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Ecological Dynamics on Yellowstone’s Northern Range Acknowledgment of Review Participants This report has been reviewed in draft form by individuals chosen for their diverse perspectives and technical expertise, in accordance with procedures approved by the NRC’s Report Review Committee. The purpose of this independent review is to provide candid and critical comments that will assist the institution in making its published report as sound as possible and to ensure that the report meets institutional standards for objectivity, evidence, and responsiveness to the study charge. The review comments and draft manuscript remain confidential to protect the integrity of the deliberative process. We wish to thank the following individuals for their review of this report: Donald Barry, The Wilderness Society Peter A.Bisson, U.S. Forest Service Mark S.Borsity of Alberta Ingrid Burke, Colorado State University Charles C.Capen, Ohio State University Michael B.Coughenour, Colorado State University Amy E.Hessl, West Virginia University Douglas B.Houston, National Park Service (retired) Peggy Johnson, Pennsylvania State University

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Ecological Dynamics on Yellowstone’s Northern Range Walter Klippel, University of Tennessee Frederic Wagner, Utah State University James E.Womack, Texas A&M University Although the reviewers listed above have provided many constructive comments and suggestions, they were not asked to endorse the conclusions or recommendations nor did they see the final draft of the report before its release. The review of this report was overseen by Simon Levin, Princeton University, and Ellis Cowling, North Carolina State University. Appointed by the National Research Council, they were responsible for making certain that an independent examination of this report was carried out in accordance with institutional procedures and that all review comments were carefully considered. Responsibility for the final content of this report rests entirely with the authoring committee and the institution.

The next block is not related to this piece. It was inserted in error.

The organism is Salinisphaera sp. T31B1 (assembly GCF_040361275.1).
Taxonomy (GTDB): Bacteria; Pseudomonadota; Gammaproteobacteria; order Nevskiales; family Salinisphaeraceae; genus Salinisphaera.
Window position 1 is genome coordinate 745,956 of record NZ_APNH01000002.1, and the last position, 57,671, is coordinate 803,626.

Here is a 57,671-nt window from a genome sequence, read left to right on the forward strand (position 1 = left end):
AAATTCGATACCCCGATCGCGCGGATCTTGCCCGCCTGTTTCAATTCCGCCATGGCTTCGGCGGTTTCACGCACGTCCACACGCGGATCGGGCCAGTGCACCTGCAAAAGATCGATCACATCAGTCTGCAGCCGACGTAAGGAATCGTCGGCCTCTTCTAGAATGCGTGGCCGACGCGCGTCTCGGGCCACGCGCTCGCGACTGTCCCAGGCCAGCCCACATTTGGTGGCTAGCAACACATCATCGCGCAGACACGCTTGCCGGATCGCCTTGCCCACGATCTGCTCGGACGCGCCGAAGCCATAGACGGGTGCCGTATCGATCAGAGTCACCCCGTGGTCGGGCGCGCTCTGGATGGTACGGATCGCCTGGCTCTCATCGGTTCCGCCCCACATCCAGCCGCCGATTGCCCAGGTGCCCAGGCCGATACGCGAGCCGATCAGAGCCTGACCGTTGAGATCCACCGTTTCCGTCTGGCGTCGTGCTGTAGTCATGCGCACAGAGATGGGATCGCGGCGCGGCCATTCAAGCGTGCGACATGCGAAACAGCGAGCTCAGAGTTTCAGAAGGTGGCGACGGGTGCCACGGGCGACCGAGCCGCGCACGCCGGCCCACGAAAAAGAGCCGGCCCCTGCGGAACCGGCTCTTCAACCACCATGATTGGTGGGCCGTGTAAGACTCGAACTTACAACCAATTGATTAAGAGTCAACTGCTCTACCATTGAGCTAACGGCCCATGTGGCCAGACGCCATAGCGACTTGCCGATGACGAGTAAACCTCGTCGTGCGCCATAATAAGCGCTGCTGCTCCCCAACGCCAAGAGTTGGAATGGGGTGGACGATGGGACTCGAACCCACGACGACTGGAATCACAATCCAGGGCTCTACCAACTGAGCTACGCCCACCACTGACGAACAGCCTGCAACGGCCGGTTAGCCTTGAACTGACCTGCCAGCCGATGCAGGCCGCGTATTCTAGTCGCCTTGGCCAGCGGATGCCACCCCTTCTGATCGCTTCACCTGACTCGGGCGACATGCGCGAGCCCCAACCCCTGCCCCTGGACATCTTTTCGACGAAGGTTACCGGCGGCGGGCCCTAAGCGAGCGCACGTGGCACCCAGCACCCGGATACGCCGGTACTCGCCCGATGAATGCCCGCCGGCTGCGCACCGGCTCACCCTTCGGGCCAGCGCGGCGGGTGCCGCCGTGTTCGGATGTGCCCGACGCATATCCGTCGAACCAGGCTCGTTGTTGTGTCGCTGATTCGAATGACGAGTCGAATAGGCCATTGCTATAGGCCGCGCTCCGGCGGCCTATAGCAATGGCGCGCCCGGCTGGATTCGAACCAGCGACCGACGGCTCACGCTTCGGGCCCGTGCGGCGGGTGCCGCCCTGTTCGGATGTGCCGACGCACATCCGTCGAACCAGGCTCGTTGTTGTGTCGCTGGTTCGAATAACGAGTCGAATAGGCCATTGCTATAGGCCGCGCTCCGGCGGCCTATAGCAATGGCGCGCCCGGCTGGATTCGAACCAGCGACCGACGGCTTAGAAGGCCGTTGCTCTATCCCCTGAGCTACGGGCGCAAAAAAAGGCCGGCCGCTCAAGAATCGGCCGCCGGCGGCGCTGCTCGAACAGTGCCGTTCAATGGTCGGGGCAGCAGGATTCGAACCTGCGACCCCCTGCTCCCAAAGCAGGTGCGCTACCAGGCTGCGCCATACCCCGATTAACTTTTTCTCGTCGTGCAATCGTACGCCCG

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Ecological Dynamics on Yellowstone’s Northern Range Preface National Park policy for management of ungulates within Yellowstone National Park (YNP) has undergone major changes since Yellowstone, the world’s first national park, was established in 1872. These changes, from little emphasis on wildlife at the time of establishment to a major focus on wildlife today, have accompanied an evolving interest in wildlife by the visiting public together with increased understanding of the ecosystem relationships of wildlife by the National Park Service. The ecological relationships of the elk, bison, and other ungulates that inhabit the northern portion of YNP are, however, extremely complex. Acquiring adequate knowledge of this complexity as a basis for park management policy has been complicated by both the dynamic changes that have characterized the system and the recognition that the natural boundaries of this ecosystem extend well outside of YNP, largely to the north into Montana. As a consequence, any management activities that may affect the ungulates within YNP, such as previous reduction hunts and the more recent reintroduction of wolves to the ecosystem, are not independent of land use and associated human activities in the northern range area outside of the park. The national park concept originated in the United States with the National Park Service’s mandate for management of YNP has been to assure protection of the geological, landscape, and biological features for which it was established and to provide opportunities for the public to visit and appreciate its unique natural values. Interests and expectations of visitors to YNP regard-